Film and written literature have often gone hand in hand. Written literature has often served as an inspiration for film. Directors often make movie adaptations of books and people who have read the book will often criticize the movie for lacking important detail covered in the book. Film, depending on many factors can often be better than the book, or at least do it justice. Since the conception of film many have argued that written literature will be obsolete.
Comparing The Book The Great Gatsby to the Film Many literary works have been adapted into movies, however, books offer more detailed information to the audience compared to the movies. The Great Gatsby is an example of a novel that was adapted into a movie directed by Baz Luhrmann. According to Batchelor, even though the movie and the book can be compared, the film does not stay true to the original text (45). However, Luhrmann is not the only producer that has stayed true to the original authors writing. Nonetheless, he stays true to the theme and the plot of the original story.
Alternatively, in order to learn more about the films of a director completely, one must study them in respect to one another to be able to distinguish the similarities and differences they have and apply it to the creative structure of the director. Thus, it does not matter how established a director is in directing, but rather how he executes the film and relays specific and striking qualities onto the screen. For instance, in the films of Hitchcock, the recurring themes that are, the transference of guilt from one individual to another, the fascination with a guilty woman, and suspense, the most
The director used the background sound and many filmmaking stiles in a matter whereas to fill the audience with mystery, suspense and drama thought the movie. The main theme was a challenge to understand in the beginning of the movie, but as the movie moved along towards the end it became clearer and clearer. This movie had many themes some are related to free will, other are moved towards the idea that nothing is perfect. Although the many themes the theme that from the begging towards the end that appeared over and over again, was that we make our own destiny, we choose where life takes us, nothing is set in stone for we are free to decide what we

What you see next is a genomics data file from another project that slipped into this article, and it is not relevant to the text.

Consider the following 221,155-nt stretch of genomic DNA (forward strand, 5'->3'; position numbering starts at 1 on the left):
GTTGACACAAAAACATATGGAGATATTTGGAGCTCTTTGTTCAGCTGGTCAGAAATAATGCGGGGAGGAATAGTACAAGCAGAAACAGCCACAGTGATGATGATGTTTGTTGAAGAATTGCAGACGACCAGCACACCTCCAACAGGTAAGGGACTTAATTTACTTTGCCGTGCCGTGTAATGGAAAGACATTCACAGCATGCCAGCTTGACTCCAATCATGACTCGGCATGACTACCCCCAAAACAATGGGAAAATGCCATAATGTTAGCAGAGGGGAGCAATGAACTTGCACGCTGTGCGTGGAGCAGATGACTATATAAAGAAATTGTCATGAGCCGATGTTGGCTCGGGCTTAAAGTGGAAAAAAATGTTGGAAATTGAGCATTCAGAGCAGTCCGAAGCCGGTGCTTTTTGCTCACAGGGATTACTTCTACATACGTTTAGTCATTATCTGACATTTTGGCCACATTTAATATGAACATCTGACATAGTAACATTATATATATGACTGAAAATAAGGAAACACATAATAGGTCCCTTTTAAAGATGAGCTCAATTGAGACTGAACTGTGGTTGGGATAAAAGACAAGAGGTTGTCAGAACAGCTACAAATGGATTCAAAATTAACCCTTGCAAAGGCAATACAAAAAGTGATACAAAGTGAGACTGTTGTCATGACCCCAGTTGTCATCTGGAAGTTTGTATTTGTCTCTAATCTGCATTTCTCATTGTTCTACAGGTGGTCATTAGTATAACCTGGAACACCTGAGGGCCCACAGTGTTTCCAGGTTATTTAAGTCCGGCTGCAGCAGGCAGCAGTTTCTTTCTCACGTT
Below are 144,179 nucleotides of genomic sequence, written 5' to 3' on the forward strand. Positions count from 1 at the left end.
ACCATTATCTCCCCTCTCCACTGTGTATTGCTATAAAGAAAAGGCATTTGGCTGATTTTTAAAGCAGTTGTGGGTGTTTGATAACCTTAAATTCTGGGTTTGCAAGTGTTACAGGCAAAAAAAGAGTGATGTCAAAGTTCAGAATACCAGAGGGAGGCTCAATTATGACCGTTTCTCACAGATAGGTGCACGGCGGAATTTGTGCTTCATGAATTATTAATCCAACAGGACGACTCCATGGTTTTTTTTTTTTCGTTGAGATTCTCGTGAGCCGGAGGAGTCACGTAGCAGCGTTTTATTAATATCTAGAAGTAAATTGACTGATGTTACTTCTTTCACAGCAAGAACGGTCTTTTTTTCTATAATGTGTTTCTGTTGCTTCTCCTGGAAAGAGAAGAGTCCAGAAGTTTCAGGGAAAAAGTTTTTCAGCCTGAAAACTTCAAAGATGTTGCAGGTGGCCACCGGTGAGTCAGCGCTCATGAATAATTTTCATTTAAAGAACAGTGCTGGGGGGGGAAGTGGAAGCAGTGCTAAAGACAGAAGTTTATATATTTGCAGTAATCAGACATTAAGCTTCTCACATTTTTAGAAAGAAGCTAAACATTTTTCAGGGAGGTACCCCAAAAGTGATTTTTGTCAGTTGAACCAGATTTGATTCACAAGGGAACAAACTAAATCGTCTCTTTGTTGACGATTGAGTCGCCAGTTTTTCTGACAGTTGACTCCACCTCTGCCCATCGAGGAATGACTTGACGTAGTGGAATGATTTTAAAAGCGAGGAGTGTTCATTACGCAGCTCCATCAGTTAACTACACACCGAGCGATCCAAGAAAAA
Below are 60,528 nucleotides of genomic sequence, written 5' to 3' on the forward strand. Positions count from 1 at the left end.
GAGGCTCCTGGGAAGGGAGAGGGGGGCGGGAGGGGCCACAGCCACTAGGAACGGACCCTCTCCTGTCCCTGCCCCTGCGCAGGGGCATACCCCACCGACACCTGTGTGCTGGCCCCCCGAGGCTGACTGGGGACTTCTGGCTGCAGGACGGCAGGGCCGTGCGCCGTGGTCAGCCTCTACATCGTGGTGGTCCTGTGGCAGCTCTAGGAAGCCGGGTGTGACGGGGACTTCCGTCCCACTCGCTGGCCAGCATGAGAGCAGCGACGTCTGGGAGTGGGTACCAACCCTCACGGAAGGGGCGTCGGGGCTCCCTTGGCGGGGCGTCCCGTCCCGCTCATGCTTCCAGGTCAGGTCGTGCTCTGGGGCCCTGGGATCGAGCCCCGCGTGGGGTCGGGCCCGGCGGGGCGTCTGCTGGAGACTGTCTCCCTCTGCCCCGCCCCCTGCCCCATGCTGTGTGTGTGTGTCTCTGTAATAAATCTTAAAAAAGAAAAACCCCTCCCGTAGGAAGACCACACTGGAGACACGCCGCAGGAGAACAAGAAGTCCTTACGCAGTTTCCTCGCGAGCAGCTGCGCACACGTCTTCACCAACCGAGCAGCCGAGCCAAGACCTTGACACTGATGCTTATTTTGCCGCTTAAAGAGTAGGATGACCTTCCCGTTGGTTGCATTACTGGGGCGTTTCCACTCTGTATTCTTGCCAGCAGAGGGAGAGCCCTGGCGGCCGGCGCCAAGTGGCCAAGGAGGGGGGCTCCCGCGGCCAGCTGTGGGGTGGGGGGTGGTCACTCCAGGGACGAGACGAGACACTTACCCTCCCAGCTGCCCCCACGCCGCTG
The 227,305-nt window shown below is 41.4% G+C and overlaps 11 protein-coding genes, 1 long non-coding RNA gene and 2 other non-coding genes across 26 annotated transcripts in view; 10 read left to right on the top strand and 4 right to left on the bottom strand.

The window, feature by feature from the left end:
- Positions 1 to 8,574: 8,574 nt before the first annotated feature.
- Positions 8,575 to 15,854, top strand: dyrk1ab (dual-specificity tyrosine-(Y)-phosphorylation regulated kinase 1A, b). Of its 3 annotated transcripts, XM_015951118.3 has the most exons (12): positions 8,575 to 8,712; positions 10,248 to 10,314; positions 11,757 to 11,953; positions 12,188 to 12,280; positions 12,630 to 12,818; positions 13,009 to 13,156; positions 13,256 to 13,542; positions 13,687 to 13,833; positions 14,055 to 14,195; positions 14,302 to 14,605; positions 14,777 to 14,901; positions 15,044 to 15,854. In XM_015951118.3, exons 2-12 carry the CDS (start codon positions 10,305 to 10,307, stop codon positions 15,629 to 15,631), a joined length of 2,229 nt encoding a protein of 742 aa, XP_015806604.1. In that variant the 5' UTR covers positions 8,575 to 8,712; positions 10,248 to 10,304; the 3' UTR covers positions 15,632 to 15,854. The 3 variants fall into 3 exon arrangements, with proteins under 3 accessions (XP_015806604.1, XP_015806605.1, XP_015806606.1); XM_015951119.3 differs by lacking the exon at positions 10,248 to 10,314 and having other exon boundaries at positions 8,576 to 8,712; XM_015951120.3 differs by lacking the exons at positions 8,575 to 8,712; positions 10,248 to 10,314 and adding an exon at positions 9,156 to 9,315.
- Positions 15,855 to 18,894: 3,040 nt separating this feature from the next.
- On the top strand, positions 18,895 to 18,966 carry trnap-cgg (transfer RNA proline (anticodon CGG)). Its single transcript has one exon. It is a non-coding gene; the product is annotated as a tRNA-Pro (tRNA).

It is clear that his work and interest in Blake’s work comes from interests in both computer science and literature; but at times that served as a blind spot for him rather than serve as something that could aid in keeping his audience interested throughout the essay. Whenever he spoke about the coding and programming portion of his work with his twitter bot, he described terms and concept in detail, but failed to keep his literature audience engaged in that section of the essay. In another paragraph, where he brought up Sea and Spar Between, and the inspiration that Montfort and Strickland had in combining Moby Dick and Dickinson poetry, he was no longer appealing to his computer science audience. He detailed all of the concepts, terms, and works he was discussing but still failed to acknowledge the fact that he was more lettered on both the topics of the literature and coding programs that he was discussing than his